following the first or second dose. Visual events lasted several hours and recurred upon subsequent There are no reported laboratory test interactions.
dosing in some patients. For patients who continued treatment, some resolved on therapy while others Carcinogenesis, mutagenesis, impairment of fertility
continued to have symptoms until they completed the full course of treatment. (See WARNINGS and
PRECAUTIONS, Information for patients.)
Long-term studies in animals to determine the carcinogenic potential of KETEK have not been Females and patients under 40 years old experienced a higher incidence of telithromycin-associated visual adverse events. (See CLINICAL STUDIES.)
Telithromycin showed no evidence of genotoxicity in four tests: gene mutation in bacterial cells, gene Urogenital system: vaginal candidiasis, vaginitis, vaginosis fungal
mutation in mammalian cells, chromosome aberration in human lymphocytes, and the micronucleus Skin: rash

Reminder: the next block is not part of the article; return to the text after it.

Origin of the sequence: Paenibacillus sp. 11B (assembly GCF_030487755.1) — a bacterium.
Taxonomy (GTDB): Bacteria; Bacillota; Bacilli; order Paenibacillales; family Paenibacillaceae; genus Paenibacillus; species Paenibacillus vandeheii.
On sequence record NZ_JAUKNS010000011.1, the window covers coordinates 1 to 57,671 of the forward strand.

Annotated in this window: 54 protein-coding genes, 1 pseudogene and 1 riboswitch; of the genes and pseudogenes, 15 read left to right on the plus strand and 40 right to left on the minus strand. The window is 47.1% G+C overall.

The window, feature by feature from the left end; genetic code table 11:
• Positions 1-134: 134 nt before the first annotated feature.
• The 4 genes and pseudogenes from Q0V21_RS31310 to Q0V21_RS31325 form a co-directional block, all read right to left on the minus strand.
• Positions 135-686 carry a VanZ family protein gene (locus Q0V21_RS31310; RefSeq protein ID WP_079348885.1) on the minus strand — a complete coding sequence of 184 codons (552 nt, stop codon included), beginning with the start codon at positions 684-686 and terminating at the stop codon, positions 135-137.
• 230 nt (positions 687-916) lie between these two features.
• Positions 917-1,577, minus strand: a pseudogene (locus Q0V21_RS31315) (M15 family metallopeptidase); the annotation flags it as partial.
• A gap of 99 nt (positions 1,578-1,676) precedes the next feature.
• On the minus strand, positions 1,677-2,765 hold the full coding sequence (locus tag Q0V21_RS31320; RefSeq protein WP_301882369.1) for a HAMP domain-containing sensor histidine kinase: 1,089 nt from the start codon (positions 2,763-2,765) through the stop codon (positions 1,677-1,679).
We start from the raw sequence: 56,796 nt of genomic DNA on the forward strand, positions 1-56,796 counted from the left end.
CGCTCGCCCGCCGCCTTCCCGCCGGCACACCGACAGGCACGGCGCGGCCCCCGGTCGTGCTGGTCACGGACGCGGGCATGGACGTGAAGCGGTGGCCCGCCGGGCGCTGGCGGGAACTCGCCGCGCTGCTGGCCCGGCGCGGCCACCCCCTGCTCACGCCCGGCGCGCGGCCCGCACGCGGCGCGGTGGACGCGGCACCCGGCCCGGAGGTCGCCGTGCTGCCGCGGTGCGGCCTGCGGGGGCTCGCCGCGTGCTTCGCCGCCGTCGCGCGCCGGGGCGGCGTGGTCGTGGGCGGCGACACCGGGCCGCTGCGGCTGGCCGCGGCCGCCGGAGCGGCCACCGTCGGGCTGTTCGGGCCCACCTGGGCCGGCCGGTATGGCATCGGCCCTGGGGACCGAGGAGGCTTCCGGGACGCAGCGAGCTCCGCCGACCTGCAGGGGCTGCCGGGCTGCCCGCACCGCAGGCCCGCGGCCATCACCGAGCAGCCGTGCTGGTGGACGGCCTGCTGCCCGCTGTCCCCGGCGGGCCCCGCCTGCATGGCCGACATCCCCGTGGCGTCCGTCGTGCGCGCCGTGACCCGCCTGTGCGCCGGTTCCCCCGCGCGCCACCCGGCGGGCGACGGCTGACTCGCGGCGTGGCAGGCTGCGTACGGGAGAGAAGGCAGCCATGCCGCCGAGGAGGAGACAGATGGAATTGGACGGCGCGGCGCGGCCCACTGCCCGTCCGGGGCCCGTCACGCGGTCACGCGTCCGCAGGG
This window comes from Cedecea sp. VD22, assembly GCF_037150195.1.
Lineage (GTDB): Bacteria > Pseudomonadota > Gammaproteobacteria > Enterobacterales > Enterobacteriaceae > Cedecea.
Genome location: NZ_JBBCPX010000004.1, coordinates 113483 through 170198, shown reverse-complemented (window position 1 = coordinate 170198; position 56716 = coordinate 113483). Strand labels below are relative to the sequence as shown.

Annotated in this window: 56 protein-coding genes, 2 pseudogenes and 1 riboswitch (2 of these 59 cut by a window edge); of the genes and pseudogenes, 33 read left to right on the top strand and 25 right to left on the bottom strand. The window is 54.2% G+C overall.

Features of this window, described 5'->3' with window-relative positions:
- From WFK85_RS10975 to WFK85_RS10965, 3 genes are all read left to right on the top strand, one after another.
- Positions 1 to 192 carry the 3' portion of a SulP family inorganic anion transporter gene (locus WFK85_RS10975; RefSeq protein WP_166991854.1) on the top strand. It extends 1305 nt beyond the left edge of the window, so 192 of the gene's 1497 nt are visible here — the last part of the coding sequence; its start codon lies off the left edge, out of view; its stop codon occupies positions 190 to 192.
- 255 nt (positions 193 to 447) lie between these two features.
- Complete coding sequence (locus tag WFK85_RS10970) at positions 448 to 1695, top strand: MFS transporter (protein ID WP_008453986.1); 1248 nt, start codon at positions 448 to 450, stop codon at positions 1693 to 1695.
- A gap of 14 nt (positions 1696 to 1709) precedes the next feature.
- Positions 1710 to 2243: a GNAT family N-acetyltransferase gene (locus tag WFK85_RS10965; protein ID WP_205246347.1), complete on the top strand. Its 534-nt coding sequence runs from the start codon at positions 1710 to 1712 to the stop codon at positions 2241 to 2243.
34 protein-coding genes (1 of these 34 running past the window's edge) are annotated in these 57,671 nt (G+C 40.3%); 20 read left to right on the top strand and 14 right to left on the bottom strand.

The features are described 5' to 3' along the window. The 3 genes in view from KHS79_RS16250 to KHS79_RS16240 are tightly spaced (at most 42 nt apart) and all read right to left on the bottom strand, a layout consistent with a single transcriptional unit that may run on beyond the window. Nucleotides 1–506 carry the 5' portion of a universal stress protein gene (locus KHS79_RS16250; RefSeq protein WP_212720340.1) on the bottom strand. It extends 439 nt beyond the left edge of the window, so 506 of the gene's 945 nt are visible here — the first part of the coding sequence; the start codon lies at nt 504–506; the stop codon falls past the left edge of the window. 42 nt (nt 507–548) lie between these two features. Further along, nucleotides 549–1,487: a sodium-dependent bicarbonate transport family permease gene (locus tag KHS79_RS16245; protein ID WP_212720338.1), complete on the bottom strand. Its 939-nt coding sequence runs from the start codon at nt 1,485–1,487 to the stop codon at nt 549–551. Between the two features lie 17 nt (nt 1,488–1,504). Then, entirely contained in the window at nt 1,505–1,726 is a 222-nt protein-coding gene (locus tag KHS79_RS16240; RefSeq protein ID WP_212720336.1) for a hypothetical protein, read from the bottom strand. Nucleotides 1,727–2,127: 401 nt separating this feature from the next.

Hematologic: increased platelet count
No evidence of impaired fertility in the rat was observed at doses estimated to be 0.61 times the human Other possibly related clinically-relevant events occurring in Ͻ0.2% of patients treated with
daily dose on a mg/m2 basis. At doses of 1.8–3.6 times the human daily dose, at which signs of parental KETEK from the controlled Phase III studies included: anxiety, bradycardia, eczema, elevated blood
toxicity were observed, moderate reductions in fertility indices were noted in male and female animals bilirubin, erythema multiforme, flushing, hypotension, increased blood alkaline phosphatase, increased eosinophil count, paresthesia, pruritus, urticaria.
Post-Marketing Adverse Event Reports
In addition to adverse events reported from clinical trials, the following events have been reported from
worldwide post-marketing experience with KETEK.
Allergic: face edema, rare reports of severe allergic (hypersensitivity) reactions, including angioedema Telithromycin was not teratogenic in the rat or rabbit. Reproduction studies have been performed in rats and rabbits, with effect on pre-post natal development studied in the rat. At doses estimated to be 1.8 Cardiovascular: atrial arrhythmias, palpitations times (900 mg/m2) and 0.49 times (240 mg/m2) the daily human dose of 800 mg (492 mg/m2) in the rat and rabbit, respectively, no evidence of fetal terata was found. At doses higher than the 900 mg/m2 Liver and biliary system: Hepatic dysfunction has been reported.